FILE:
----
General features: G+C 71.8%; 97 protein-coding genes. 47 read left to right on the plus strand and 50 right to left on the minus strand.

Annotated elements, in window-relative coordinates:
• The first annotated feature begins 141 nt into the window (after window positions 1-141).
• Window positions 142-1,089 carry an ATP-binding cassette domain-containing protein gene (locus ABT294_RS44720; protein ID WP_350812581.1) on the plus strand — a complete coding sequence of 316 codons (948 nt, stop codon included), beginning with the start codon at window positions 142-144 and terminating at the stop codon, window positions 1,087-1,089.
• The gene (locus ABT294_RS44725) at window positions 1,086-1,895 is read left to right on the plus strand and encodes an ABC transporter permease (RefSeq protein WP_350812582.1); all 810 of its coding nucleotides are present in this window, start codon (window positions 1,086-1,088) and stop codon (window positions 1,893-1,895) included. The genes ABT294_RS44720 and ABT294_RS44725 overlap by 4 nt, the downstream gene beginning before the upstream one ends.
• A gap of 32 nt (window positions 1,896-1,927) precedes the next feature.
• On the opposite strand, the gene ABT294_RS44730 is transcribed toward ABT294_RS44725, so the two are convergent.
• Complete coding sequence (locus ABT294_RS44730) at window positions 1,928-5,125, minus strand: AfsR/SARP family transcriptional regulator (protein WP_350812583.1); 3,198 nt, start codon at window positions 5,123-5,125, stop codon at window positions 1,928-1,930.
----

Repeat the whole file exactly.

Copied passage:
General features: G+C 71.8%; 97 protein-coding genes. 47 read left to right on the plus strand and 50 right to left on the minus strand.

Annotated elements, in window-relative coordinates:
• The first annotated feature begins 141 nt into the window (after window positions 1-141).
• Window positions 142-1,089 carry an ATP-binding cassette domain-containing protein gene (locus ABT294_RS44720; protein ID WP_350812581.1) on the plus strand — a complete coding sequence of 316 codons (948 nt, stop codon included), beginning with the start codon at window positions 142-144 and terminating at the stop codon, window positions 1,087-1,089.
• The gene (locus ABT294_RS44725) at window positions 1,086-1,895 is read left to right on the plus strand and encodes an ABC transporter permease (RefSeq protein WP_350812582.1); all 810 of its coding nucleotides are present in this window, start codon (window positions 1,086-1,088) and stop codon (window positions 1,893-1,895) included. The genes ABT294_RS44720 and ABT294_RS44725 overlap by 4 nt, the downstream gene beginning before the upstream one ends.
• A gap of 32 nt (window positions 1,896-1,927) precedes the next feature.
• On the opposite strand, the gene ABT294_RS44730 is transcribed toward ABT294_RS44725, so the two are convergent.
• Complete coding sequence (locus ABT294_RS44730) at window positions 1,928-5,125, minus strand: AfsR/SARP family transcriptional regulator (protein WP_350812583.1); 3,198 nt, start codon at window positions 5,123-5,125, stop codon at window positions 1,928-1,930.